Federal court fight to save frog could impact fracking in St. Tammany

A small and rare frog could block a multi-million dollar fracking proposal in St. Tammany.

A federal agency has been accused of exceeded its authority in naming 1,500 acres of private land as critical habitat for a frog that hasn't been seen in the area in nearly 50 years.

It's one of the rarest amphibians in North America.

"These are adults, as big as they get," said Nick Hanna with Audubon Zoo.

While the dusky gopher frogs rested quietly beneath the Audubon Zoo oaks, 11 lawyers were battling over their future 5 miles down Magazine Street in Federal Court.

"What we're concerned about is over-reaching on the part of U.S. Fish and Wildlife," said Reed Hopper, one of the landowner's attorneys.

The owners of land north of Mandeville have proposed using 1,500 acres as a site for oil fracking. But before that can happen, they have to get past the U.S.  Fish and Wildlife Service, which has declared the land as critical habitat for the frog.

"The dusky gopher frog is one of the most endangered species in all the United States. Less than 100 adults remain," said Collette Adkins Giese, with the Center for Biological Diversity.

But the frog resides in Mississippi, and hasn't been seen in St Tammany since 1965.

"This is a test case with U.S. Fish and Wildlife. This is the first time they've extended their authority this far," said Hopper.

The frog  only travels about 1,000 feet during it's entire life, and could be reintroduced in St Tammany.

"This frog is a part of Louisiana's natural history - a heritage that the Endangered Species Act hopes to preserve," said Giese.

In court, Judge Martin Feldman expressed concerns, saying "This takes the property out of commerce for a while. The ultimate issue is, is it within your statutory authority?"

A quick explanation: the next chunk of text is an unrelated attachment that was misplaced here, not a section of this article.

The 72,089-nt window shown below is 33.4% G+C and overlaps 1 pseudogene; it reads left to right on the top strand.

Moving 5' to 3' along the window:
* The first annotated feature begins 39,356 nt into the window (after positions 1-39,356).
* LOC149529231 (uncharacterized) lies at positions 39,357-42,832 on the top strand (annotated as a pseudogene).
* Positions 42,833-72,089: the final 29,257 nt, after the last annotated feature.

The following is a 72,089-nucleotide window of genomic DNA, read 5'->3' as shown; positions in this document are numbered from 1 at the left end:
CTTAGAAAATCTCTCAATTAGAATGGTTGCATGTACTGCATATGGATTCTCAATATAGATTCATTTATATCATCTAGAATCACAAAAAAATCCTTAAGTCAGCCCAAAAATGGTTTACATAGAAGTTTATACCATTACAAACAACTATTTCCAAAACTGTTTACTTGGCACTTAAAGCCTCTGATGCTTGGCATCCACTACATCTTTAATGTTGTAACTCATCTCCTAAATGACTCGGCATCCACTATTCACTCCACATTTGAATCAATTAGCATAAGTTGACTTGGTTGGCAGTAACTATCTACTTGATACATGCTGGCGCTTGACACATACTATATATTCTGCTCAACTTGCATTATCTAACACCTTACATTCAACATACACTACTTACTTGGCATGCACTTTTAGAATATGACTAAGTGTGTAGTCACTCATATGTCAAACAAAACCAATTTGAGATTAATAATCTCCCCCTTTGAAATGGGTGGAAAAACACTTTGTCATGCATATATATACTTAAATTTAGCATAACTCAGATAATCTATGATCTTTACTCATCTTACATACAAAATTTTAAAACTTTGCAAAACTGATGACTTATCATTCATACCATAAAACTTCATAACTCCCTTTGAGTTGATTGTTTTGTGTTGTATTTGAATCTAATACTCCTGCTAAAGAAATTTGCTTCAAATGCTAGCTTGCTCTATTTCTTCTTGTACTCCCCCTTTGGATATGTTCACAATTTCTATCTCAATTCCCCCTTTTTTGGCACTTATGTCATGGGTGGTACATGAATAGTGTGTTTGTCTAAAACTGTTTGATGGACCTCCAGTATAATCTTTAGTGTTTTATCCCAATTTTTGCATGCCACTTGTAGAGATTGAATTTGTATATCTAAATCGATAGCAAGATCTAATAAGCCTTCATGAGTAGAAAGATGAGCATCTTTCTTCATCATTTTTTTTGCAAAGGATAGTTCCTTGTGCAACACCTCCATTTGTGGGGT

Lawyers for U.S. Fish and Wildlife argued that they have the power.

"It's part of our food web, and it's declining because of human impacts, and we have a moral responsibility to do what we can to make sure this frog survives for generations to enjoy," said Giese.

Regardless of Feldman's decision, preservationists indicated in court that there may be room for compromise down the road. They say a retirement community is being developed in nearby critical habitat.

"The Traditions Development in Mississippi is an example of a landowner working with wildlife groups to ensure that use of the land can go forward with endangered species protection," said Giese.

Landowners eager to drill have plenty on the line.

"Fifteen-hundred acres of private land at a cost to landowner of $34 million, and yet it provides no benefit to the species because it doesn't constitute actual habitat," said Hopper.

But in order to frack, they must get past the frog.

Feldman said he would rule as soon as possible, on whether the U.S. Fish and Wildlife Service exceeded its authority.

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